Summer break: Surviving a month without F1

With Lewis Hamilton’s victory in last week’s Hungarian GP, the summer break is here – all told, there is a month between the Hungarian and Belgian races.  The key is not only to get through a month without F1, but to get through it without having to watch a NASCAR race to get your motorsport fix.

Luckily, TPL is here with some tips for killing the time until Free Practice 1 at Spa-Francorchamps.

First, read a book.  Not only will it keep your brain from getting too mushy with all the summer humidity, but you could learn some interesting facts and stories from F1’s rich history.  TPL‘s favourites include:

  • Robert Daley’s Cars at Speed – Daley was one of the first North American writers to cover Formula One and he wrote this book in 1961, covering the entire history of grand prix racing.  It is organized around the 1960 F1 calendar, but there are also chapters on the 24 Hours of Le Mans, Targa Florio, and other non-F1 events.  He knew all the drivers, and their stories are worked into the chapters on the various races, along with many personal stories.  If you can’t name an F1 driver older than Michael Schumacher, this book will get you up to speed on F1’s roots.
  • Gerald Donaldson’s Gilles Villeneuve: The Life of the Legendary Racing Driver – This is the definitive biography of one of the greatest racers in motorsport history.  Although he only had four full seasons in F1 before his death at the 1982 Belgian GP, the enigmatic Canadian made a lasting mark on the sport.  He won six races, including the inaugural race at the circuit that now bears his name in Montréal, and finished second in the 1979 world championship behind Ferrari teammate Jody Scheckter.  Donaldson’s book is an intimate portrait of Villeneuve that does not pull any punches, but includes numerous touching and enlightening anecdotes.  You will not be disappointed.

Screen shot 2013-08-05 at 8.24.17 AM

Or maybe reading is not your thing.  And let’s be honest, no book can completely capture the speed, drama, and noise of Formula One.  In that case, here a couple documentaries that are well worth your time:

  • Senna (2011) – Even though you know the ending – a fatal crash at the 1994 San Marino GP – when it happens, the outcome still feels unbelievably tragic.  Ayrton Senna is widely-acknowledged as the fastest man ever to drive an F1 car: in 161 grand prix starts, he had 65 pole positions, won 41 races, and finished on the podium 80 times.  This film includes home videos from the Senna family and plenty of race action and behind-the-scenes footage from Senna’s 10+ F1 seasons.  Captivating from start to finish, this is a compelling look at what life is like not only as a grand prix driver, but as the best driver in the world.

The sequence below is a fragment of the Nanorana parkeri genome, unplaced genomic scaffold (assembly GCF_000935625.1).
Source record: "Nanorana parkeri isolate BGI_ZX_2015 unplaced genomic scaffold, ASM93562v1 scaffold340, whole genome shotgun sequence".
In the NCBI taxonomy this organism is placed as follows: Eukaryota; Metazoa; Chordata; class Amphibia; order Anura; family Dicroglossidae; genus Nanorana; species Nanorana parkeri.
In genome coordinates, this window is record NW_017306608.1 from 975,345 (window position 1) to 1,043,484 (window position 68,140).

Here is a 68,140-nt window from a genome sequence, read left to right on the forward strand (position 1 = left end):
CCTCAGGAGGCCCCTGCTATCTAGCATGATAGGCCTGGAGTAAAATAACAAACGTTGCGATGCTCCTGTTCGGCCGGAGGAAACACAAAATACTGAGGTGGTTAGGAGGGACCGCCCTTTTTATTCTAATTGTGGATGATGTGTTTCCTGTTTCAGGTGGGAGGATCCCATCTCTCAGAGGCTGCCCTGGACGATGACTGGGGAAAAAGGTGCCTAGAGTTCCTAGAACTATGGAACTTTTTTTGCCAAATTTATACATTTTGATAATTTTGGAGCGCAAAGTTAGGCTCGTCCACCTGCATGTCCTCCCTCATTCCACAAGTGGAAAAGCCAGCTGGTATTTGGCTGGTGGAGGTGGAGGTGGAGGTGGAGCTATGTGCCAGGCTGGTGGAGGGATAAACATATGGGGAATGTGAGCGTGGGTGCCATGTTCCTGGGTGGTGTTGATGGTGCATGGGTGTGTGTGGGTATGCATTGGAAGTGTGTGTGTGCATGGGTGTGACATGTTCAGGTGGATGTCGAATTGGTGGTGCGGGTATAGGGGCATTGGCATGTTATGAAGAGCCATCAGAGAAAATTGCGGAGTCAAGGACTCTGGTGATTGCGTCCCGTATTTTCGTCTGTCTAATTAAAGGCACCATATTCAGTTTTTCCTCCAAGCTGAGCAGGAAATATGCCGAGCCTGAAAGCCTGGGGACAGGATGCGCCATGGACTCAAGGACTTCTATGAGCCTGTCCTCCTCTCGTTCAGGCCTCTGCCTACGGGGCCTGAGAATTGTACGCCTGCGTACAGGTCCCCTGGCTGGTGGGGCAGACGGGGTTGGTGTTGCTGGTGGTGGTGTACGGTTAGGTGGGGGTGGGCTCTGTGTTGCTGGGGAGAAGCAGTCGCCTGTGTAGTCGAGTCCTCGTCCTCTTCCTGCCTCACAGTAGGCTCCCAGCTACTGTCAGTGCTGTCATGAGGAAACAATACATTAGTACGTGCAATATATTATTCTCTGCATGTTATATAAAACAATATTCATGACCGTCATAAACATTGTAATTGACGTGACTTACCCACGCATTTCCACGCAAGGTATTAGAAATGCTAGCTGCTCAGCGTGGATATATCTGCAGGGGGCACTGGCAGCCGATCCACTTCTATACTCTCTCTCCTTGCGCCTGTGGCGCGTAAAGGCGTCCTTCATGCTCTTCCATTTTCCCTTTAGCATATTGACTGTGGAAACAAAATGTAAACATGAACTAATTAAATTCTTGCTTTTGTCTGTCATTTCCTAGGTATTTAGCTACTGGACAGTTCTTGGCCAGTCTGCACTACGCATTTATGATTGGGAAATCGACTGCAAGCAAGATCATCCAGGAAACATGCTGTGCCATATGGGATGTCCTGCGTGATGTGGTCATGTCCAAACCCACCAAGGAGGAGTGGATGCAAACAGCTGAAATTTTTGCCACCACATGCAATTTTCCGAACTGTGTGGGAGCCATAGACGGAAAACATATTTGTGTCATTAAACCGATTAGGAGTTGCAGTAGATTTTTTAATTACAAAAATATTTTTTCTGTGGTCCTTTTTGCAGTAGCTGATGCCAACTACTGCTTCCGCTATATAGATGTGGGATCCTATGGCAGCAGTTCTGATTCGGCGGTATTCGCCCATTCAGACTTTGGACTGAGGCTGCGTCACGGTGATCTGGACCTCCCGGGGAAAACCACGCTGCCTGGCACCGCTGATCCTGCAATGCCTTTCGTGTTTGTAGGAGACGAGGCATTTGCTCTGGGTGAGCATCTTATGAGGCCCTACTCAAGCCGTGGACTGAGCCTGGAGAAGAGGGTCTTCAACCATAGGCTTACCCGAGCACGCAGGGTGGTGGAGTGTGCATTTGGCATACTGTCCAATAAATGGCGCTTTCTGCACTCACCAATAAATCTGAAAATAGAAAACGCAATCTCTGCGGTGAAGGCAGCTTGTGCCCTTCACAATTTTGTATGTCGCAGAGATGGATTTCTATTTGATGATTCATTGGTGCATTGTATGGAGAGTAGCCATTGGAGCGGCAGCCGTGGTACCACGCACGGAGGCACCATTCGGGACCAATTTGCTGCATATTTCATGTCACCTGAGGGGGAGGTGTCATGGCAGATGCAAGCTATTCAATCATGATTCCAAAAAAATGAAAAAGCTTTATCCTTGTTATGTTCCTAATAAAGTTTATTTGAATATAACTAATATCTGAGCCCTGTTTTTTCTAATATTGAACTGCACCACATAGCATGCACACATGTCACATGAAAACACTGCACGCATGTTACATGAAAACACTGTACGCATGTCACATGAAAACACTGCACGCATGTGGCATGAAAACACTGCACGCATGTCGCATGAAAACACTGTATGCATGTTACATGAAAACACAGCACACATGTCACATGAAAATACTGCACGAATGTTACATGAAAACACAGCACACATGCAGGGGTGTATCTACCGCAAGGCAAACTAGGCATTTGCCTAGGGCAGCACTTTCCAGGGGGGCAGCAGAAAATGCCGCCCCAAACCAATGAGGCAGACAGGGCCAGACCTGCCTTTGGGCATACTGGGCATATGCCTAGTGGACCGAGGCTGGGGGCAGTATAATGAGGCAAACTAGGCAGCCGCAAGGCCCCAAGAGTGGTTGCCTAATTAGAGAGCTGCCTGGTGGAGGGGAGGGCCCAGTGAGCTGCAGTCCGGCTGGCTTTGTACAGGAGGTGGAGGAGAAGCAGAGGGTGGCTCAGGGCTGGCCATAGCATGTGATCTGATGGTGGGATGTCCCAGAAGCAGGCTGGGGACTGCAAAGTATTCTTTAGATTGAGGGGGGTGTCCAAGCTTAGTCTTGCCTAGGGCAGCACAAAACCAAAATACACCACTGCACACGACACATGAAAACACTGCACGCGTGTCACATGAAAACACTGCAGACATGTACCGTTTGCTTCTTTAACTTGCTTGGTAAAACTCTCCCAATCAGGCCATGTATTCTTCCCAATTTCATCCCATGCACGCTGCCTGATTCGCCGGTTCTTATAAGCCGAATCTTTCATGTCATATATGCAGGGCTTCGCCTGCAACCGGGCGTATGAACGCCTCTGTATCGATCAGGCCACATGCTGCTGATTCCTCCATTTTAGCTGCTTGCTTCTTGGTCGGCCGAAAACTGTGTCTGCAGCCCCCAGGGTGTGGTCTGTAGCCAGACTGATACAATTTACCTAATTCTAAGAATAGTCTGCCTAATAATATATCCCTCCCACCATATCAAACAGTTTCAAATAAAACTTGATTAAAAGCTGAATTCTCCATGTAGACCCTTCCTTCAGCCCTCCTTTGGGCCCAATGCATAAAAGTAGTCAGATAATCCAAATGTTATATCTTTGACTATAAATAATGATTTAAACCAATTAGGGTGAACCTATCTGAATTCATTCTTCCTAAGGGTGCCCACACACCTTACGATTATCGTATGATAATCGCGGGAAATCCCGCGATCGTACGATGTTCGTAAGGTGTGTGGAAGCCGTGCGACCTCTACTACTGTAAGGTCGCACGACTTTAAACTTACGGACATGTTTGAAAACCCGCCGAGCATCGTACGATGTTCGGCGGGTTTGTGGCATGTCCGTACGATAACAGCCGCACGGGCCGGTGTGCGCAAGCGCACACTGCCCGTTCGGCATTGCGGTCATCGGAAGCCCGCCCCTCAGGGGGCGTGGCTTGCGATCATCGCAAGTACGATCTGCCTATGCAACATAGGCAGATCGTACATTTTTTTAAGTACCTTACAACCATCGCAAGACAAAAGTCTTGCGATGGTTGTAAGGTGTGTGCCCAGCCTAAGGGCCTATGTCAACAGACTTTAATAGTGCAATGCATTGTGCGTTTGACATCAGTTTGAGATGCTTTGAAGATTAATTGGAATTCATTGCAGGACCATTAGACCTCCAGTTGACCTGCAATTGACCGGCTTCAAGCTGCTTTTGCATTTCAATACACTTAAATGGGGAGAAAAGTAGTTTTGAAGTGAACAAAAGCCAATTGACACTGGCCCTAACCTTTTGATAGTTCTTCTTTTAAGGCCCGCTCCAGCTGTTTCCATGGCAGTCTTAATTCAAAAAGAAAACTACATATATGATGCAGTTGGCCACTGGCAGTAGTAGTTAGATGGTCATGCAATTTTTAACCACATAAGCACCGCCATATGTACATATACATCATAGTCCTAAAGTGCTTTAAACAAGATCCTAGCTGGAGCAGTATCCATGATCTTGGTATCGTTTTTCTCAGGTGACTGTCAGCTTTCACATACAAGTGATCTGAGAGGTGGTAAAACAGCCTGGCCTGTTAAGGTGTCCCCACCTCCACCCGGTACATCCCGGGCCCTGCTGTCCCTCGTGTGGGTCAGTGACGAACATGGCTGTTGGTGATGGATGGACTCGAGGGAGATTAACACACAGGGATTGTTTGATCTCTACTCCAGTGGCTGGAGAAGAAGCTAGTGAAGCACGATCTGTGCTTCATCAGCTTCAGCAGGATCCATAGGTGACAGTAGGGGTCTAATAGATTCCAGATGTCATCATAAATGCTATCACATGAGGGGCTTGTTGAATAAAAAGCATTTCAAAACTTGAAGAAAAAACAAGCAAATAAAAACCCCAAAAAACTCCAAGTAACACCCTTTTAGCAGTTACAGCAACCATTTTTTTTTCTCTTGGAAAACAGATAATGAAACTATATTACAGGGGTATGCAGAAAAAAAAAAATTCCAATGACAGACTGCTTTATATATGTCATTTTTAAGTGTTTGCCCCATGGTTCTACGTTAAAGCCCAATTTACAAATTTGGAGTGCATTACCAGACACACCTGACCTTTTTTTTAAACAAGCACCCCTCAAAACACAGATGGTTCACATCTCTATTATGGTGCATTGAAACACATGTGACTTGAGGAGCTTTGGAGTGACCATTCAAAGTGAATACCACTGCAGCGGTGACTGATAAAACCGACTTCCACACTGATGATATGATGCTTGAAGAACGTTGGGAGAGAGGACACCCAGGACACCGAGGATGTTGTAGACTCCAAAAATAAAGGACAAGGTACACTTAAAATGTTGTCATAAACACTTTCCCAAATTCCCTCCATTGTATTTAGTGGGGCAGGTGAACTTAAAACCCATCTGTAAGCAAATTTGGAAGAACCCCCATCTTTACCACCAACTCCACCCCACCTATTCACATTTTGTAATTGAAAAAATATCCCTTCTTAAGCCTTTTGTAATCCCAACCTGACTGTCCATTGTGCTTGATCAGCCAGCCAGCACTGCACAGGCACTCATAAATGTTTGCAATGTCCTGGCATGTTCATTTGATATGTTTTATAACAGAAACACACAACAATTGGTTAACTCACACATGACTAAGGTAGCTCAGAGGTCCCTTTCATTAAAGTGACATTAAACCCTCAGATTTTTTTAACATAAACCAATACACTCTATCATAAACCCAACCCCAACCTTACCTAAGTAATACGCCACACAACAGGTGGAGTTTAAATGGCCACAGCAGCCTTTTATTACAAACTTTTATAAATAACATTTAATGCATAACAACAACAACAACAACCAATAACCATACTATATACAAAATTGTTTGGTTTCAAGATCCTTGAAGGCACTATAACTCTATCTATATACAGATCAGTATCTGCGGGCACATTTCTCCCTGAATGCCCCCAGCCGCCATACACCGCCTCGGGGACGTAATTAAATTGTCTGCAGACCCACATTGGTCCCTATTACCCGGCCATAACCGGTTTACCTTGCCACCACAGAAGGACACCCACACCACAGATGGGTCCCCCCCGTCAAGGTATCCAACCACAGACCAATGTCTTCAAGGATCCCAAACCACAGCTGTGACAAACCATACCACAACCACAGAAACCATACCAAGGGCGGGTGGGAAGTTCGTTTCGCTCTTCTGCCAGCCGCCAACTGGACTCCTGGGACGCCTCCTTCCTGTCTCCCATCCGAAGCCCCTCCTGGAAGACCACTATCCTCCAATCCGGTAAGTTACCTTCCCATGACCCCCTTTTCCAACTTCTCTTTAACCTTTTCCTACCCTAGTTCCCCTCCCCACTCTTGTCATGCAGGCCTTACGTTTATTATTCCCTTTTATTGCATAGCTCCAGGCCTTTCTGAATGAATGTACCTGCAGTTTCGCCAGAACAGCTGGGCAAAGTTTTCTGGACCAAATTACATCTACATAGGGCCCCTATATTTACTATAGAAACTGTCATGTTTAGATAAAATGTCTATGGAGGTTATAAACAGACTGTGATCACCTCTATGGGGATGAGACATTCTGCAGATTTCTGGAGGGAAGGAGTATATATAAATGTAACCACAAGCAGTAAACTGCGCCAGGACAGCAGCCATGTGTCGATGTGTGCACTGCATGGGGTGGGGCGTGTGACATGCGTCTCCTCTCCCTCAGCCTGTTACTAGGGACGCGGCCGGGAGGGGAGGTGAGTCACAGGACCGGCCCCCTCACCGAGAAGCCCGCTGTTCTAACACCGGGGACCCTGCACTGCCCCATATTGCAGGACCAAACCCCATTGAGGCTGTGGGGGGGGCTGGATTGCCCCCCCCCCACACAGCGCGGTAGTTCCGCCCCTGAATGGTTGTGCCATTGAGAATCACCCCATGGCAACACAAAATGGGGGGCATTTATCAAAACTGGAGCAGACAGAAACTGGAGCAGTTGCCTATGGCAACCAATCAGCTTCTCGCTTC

• Grand Prix: The Killer Years (2010) – This might as well be the sequel to Cars at Speed.  Focusing on the 1960s and 1970s, this documentary traces the early years of F1 when death was a regular occurrence on the track.  It features interviews with most of the star drivers who survived the period, including world champions Jackie Stewart, Emerson Fittipaldi, and John Surtees, as well as the wife of posthumous 1970 world champion Jochen Rindt.  Again, there is lots of race footage from the period, including numerous horrible accidents which shockingly convey the danger faced by the men who took the wheel in those years.

sennaPhoto credit: Dave Pinter via Flickr

If you would rather a bit more action than reading a book or watching a film, you can always play one of the excellent F1 video games or, if you live or are vacationing near a track, perhaps you can even do a few laps in your own car.  TPL recently visited the Circuit Gilles-Villeneuve in Montréal, which you can drive for free, any time.  The old Nürburgring is also open to the public.  Other current F1 circuits often have specific days set aside for the public to use the track.  But even if you can’t actually go for a drive, you can often take a tour, like at the Circuit of the Americas in Austin, Texas or Silverstone in the UK.  And don’t forget former grand prix tracks, many of which are still in operation for other motorsport series (e.g. Mosport, Magny-Cours, or Imola).  And if you can’t find a track open to the public, no one can stop you from renting a car and driving around the streets of Monaco . . . or the Caesars Palace parking lot.

Finally, if you need some live racing, your options are very limited, as nearly all racing series are on holidays for most of August.  Your best bet is the next DTM (Deutsche Tourenwagen Masters) series race at the Nürburgring on August 18.  The series features a number of drivers with F1 ties, including Timo Glock, Gary Paffett, and Robert Wickens.


Leave a Reply

Fill in your details below or click an icon to log in: Logo

You are commenting using your account. Log Out /  Change )

Google+ photo

You are commenting using your Google+ account. Log Out /  Change )

Twitter picture

You are commenting using your Twitter account. Log Out /  Change )

Facebook photo

You are commenting using your Facebook account. Log Out /  Change )


Connecting to %s

%d bloggers like this: